Barack Obama has now reached the low point of his campaign. He hopes.
The Rev. Jeremiah Wright, who was Obama's pastor for 20 years, has turned out to be the (totally) wild card in what heretofore was an unusually well-planned and well-executed campaign. Wright is no longer a part of the Obama campaign, but that hardly matters.
Before Wright burst forth in a series of appearances in the past few days, Obama's worst-case scenario was to run out the clock until the Democratic convention, beating Hillary Clinton by the sheer weight of his pledged delegate majority and the unwillingness of superdelegates to overturn the choice of the people.
But the recent rantings of Wright have put that plan in some peril.
It will still be difficult for Obama to lose the nomination, but if he does, he can blame Wright. And this is not just because Obama currently is trying to woo white voters who now may be even more suspicious of him.
It is because Wright's message is the opposite of Obama's. Obama's chief selling point is that he is a healing force in American politics. Obama tells us he can bring people together.
But Wright isn't interested in bringing people together. He is interested in dividing them.
Wright is also interested in taking Obama down a peg or two. In his speech at the National Press Club on Monday, Wright was contemptuous of Obama, accusing him of being just another hypocritical politician.
Why? I imagine because Obama had the audacity to distance himself from Wright and some of his more inflammatory statements a few weeks ago.
Wright is clearly angry with this and went out of his way to say that Obama really hadn't distanced himself. Obama was, Wright said, just playing politics.
"If Sen. Obama did not say what he said, he would never get elected," Wright said. "Politicians say what they say and do what they do based on electability, based on sound bites, based on polls."
In other words, Obama is not to be believed when he says he disagrees with Wright's attacks on this country. Obama is merely saying this in order to "get elected," according to Wright.
"He had to distance himself, because he's a politician," Wright said.
On Monday evening, Obama's chief strategist, David Axelrod, went on "Hardball With Chris Matthews" and said of Wright's press club speech: "It isn't helpful, and I don't think it is necessarily meant to be helpful."
Exactly. Wright's speech was not meant to be helpful to Obama. It was meant to soothe Wright's wounded ego and punish Obama for trying to push him away. And Wright knew who was superior.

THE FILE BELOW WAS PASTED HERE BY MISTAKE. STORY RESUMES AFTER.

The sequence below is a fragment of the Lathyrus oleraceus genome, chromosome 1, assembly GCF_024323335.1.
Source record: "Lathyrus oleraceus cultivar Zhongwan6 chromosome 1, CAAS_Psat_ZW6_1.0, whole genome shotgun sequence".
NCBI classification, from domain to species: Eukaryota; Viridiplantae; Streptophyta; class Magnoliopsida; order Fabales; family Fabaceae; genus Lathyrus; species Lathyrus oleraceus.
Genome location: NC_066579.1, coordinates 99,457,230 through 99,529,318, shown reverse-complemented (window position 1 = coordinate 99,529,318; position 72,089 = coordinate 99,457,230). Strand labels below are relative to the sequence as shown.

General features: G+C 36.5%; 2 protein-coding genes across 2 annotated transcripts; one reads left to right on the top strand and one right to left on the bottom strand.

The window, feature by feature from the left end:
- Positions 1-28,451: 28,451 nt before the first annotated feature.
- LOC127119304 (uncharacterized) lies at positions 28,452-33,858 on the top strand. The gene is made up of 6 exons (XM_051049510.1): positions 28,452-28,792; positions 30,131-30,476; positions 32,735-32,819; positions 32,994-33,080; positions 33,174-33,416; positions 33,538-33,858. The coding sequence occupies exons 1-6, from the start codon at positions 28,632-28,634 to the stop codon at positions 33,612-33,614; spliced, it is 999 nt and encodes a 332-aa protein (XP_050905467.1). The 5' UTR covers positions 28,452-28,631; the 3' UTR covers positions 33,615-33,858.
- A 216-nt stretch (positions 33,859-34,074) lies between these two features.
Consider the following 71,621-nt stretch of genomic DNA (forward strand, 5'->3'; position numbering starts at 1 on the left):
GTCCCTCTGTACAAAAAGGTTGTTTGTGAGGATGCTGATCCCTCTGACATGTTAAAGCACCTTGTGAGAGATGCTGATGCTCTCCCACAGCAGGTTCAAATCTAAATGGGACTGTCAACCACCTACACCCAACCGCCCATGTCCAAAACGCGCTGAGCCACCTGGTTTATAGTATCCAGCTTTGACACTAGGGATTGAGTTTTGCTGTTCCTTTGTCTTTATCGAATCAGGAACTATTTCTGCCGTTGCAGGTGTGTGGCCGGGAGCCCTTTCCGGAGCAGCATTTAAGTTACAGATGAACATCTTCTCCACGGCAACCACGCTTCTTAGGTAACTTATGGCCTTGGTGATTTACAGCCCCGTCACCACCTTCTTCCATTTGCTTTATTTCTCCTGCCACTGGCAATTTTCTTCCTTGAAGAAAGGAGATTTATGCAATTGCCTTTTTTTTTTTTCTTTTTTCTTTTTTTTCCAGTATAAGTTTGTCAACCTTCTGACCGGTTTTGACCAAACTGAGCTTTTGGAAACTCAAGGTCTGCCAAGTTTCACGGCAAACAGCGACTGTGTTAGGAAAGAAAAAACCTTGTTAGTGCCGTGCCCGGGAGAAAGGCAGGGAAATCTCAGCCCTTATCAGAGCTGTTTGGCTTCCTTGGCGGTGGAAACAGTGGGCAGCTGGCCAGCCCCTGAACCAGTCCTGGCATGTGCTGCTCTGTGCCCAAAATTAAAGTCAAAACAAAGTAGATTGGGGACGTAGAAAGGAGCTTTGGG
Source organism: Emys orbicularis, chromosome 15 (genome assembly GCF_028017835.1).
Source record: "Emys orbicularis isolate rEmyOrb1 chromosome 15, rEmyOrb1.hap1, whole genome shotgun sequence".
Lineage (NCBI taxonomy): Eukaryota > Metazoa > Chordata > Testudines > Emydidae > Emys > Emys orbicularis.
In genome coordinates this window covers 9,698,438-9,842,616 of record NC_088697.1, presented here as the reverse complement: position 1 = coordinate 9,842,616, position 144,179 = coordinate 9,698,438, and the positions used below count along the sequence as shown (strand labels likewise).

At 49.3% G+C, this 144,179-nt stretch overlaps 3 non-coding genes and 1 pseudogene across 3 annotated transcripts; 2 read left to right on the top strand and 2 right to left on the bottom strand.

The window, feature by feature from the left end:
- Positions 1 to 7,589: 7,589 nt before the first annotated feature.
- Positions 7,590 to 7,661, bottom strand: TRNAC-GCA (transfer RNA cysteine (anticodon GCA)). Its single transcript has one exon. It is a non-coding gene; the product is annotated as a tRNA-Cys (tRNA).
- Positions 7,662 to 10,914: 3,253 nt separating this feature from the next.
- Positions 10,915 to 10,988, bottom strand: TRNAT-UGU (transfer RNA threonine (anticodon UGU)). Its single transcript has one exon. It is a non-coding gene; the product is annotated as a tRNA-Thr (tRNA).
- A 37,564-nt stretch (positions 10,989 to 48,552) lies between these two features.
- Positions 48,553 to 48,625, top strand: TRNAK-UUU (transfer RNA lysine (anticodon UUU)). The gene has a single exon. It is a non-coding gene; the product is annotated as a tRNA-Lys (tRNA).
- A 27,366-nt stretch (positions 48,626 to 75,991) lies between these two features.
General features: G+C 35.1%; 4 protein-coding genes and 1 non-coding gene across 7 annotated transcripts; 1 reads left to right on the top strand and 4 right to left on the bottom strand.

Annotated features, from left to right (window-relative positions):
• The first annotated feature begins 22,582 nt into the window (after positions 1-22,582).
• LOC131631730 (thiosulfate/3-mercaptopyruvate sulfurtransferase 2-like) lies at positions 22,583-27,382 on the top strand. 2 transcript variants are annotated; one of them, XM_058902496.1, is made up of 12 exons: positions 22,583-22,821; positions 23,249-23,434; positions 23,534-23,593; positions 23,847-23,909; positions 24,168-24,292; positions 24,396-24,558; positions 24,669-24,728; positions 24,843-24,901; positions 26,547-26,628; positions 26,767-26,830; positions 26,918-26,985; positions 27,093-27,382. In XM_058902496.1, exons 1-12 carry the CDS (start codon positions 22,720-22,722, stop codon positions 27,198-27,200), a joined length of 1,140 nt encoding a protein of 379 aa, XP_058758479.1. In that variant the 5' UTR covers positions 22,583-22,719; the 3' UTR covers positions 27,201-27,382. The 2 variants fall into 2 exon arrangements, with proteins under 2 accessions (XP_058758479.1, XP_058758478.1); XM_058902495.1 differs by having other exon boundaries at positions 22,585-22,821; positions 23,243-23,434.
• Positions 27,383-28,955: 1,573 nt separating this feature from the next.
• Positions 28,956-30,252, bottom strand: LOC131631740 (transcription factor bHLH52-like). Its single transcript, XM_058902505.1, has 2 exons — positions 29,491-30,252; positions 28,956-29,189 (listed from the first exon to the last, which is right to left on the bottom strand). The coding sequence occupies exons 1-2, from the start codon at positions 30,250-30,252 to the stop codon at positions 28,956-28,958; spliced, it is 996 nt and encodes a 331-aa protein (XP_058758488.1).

"I do what pastors do," Wright said. "He does what politicians do."
Which is not to say Wright was entirely negative. No, he had high praise for Louis Farrakhan.
"He is one of the most important voices in the 20th and 21st century," Wright said. "That's what I think about him."
Got that? Obama is just another hypocritical politician saying what it takes to get elected, but Farrakhan is one of the most important voices of our time.
Wright is not just a loose cannon; he is a loose weapon of mass destruction and one that can easily be used by Obama's opponents.
Remember how, to his credit, John McCain strongly denounced the talk show host who repeatedly used Obama's middle name at a speech? Well, McCain doesn't have to denounce that in the future. Wright made it legitimate.
"Please run and tell my stuck-on-stupid friends that Arabic is a language; it's not a religion," Wright said at a speech to the NAACP on Sunday. "Barack HUSSEIN Obama. Barack HUSSEIN Obama. Barack HUSSEIN Obama."
Gosh, that muddled point really helps in a country where 15 percent of voters already mistakenly believe Obama is a Muslim.
Clinton is using Wright in two ways: one direct and one indirect. Her direct argument is that she would not have stayed in Wright's church for 20 years while he was making odious statements.
Her indirect argument is that if Obama is the nominee, Republicans will bludgeon him over the head with Wright, making the Swift Boat attacks of four years ago look like small potatoes.
Obama, having said during his March 18 speech that he could no more "disown" Wright than he could his own white grandmother, on Tuesday finally unloaded on Wright.
Obama called some of Wright's utterances "ridiculous" and said: "They offend me. They rightly offend all Americans, and they should be denounced. And that's what I'm doing very clearly and unequivocally today."
Clearly, Wright could not care less what Obama thinks. And if Wright sinks Obama's chances for the White House, it will merely deepen Wright's sense of martyrdom.
Wright said Monday he had waited to speak out until now because of his "mother's advice," which was, "It is better to be quiet and be thought a fool than to open your mouth and remove all doubt."
He should have listened to his mother.